Dr Suzanne Henderson, Marine Policy and Advice Officer at Scottish Natural Heritage, said: “These giant fish are spectacular and watching them feed gracefully at the sea surface is such a special and memorable experience.

“This year’s collaboration has allowed us to use a combination of camera technologies and given us a glimpse of basking sharks’ underwater behaviour – a real first and very exciting. 

“The footage has already made us reassess their behaviour, with the sharks appearing to spend much more time swimming just above the seabed than we previously thought.  

“It really brings home why it’s so important that the species and its habitat are protected by designating the Sea of the Hebrides as a Marine Protected Area.”

This year’s collaboration has allowed us to use a combination of camera technologies and given us a glimpse of basking sharks’ underwater behaviour – a real first and very exciting. 

HeraldScotland: One of the tags used to tag basking sharks around the Isle of Mull (Photo: Nina Constable/WWF/PA)One of the tags used to tag basking sharks around the Isle of Mull (Photo: Nina Constable/WWF/PA)

“The footage has already made us reassess their behaviour, with the sharks appearing to spend much more time swimming just above the seabed than we previously thought.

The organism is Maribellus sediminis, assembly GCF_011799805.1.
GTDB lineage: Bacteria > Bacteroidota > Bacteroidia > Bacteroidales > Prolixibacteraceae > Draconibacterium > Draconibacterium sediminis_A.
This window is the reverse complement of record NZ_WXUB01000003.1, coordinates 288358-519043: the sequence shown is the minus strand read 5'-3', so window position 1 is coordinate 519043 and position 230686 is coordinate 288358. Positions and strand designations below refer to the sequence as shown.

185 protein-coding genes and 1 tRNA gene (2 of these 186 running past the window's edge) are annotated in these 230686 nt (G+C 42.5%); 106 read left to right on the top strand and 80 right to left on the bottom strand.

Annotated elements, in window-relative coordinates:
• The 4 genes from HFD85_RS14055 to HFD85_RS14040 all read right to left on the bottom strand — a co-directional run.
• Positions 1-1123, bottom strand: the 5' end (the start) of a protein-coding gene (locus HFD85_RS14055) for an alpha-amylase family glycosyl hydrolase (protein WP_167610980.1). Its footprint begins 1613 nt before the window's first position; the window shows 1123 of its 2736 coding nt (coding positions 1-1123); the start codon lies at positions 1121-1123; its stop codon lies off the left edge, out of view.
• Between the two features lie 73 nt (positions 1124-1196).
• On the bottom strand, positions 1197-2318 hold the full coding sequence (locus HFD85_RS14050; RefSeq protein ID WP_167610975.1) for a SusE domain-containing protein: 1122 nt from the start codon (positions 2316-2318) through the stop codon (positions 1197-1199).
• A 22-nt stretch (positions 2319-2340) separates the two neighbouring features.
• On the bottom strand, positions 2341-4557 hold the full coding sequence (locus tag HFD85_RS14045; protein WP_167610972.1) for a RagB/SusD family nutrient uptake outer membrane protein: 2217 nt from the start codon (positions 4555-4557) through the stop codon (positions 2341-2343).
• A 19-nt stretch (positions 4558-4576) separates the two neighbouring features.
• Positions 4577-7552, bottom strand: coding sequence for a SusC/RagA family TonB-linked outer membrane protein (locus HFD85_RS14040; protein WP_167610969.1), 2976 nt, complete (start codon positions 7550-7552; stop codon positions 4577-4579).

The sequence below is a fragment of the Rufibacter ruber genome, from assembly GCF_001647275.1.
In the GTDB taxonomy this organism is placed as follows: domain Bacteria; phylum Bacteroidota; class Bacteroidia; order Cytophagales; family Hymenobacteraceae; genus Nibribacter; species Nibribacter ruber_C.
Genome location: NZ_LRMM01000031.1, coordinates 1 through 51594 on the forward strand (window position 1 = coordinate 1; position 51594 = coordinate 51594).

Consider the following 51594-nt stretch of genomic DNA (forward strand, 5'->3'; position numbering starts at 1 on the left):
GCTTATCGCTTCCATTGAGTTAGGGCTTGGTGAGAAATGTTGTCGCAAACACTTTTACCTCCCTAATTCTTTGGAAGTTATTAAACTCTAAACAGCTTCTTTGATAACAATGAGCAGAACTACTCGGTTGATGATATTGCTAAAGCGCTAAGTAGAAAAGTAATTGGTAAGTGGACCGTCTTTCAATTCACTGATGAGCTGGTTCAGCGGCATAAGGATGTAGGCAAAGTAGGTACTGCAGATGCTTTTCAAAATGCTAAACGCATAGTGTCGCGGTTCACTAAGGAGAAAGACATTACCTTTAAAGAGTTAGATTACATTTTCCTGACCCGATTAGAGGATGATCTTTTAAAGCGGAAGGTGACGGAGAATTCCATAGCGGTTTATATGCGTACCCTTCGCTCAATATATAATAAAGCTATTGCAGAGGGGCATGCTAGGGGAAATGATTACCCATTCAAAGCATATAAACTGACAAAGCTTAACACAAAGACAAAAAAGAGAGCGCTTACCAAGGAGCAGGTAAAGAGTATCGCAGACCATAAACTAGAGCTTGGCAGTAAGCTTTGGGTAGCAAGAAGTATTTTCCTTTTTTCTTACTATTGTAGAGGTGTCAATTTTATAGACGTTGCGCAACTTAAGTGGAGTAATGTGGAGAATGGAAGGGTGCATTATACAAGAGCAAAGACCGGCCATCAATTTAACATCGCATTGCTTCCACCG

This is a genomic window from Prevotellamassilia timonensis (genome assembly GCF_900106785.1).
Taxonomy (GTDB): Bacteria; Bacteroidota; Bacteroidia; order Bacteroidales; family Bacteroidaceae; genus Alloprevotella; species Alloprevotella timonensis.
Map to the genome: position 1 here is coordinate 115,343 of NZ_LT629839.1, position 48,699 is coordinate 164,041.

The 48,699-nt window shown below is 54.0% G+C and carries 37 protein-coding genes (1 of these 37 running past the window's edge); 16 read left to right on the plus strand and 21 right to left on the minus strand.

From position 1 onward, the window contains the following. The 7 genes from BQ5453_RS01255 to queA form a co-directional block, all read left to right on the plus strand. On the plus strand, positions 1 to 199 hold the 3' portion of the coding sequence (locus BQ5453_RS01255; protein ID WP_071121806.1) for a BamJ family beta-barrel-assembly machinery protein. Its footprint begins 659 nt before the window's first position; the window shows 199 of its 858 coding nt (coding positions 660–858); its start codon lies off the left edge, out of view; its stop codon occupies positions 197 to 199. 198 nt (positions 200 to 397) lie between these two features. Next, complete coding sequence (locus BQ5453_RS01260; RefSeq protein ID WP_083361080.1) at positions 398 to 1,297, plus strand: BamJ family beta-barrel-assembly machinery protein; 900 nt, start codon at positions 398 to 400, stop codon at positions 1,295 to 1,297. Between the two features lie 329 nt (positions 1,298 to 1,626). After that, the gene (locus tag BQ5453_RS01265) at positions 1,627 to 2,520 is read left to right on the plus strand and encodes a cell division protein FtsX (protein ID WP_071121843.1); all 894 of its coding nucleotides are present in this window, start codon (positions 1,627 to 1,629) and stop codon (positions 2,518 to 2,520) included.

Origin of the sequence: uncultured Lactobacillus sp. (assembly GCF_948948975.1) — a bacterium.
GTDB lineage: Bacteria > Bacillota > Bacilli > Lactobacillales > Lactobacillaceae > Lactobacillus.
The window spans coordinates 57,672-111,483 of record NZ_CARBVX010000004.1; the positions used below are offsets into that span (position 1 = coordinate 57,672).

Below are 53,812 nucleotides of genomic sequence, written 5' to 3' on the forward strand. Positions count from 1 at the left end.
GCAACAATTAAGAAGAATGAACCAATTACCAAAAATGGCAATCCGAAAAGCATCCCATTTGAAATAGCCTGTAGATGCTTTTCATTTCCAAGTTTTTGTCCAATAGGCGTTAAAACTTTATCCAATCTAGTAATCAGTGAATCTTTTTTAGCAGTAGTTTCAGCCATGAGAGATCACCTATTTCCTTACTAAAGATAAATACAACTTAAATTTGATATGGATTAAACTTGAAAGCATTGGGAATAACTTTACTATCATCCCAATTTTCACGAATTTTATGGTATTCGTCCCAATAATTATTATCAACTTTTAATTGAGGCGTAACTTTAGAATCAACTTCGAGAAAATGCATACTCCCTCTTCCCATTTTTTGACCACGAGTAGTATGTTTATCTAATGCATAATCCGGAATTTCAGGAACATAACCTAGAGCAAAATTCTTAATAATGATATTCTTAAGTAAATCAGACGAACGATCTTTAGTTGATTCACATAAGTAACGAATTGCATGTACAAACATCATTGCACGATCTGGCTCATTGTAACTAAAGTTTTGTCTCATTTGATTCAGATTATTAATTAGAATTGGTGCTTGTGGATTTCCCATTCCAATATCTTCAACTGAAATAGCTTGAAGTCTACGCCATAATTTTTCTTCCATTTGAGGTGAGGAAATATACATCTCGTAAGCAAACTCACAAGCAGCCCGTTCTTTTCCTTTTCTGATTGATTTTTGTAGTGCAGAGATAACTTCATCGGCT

“It really brings home why it’s so important that the species and its habitat are protected by designating the Sea of the Hebrides as a Marine Protected Area.”

Dr Matthew Witt, of the University of Exeter, said: “This year saw the culmination of a decade of work at Exeter to support the conservation of this species. In collaboration with SNH, we have deployed state of the art equipment over several years to learn of the behaviours of these elusive animals.

“This year, our collaborative efforts expand with exciting new partners, to bring advanced video techniques to help reveal even greater detail on the underwater lives of these animals. 

“Our efforts and resulting information highlight why the proposed MPA is important for securing a more positive conservation future for this iconic Scottish species.”

HeraldScotland: The rear view of a basking shark as it feeds on plankton (Photo: Alexander Mustard/PA)The rear view of a basking shark as it feeds on plankton (Photo: Alexander Mustard/PA)

It is hoped that further analysis of the many hours of video footage from the AUV, as well as visuals from towed camera tags attached to the sharks and the deployment of advanced sonar imaging, will uncover more about the underwater behaviour, social interactions, group behaviour and courtship of the species.

Amy Kukulya, WHOI Research Engineer and SharkCam Principal Investigator, said: “Every time we deploy REMUS SharkCam, we learn something new about the species we are studying.This year, our collaborative efforts expand with exciting new partners, to bring advanced video techniques to help reveal even greater detail on the underwater lives of these animals

“We’re able to remove the ocean’s opaque layer and dive into places never before possible with this ground-breaking technology answering questions about key species and revealing new ones.”

The MPA consultation runs until August 30 and members of the public can give their views here.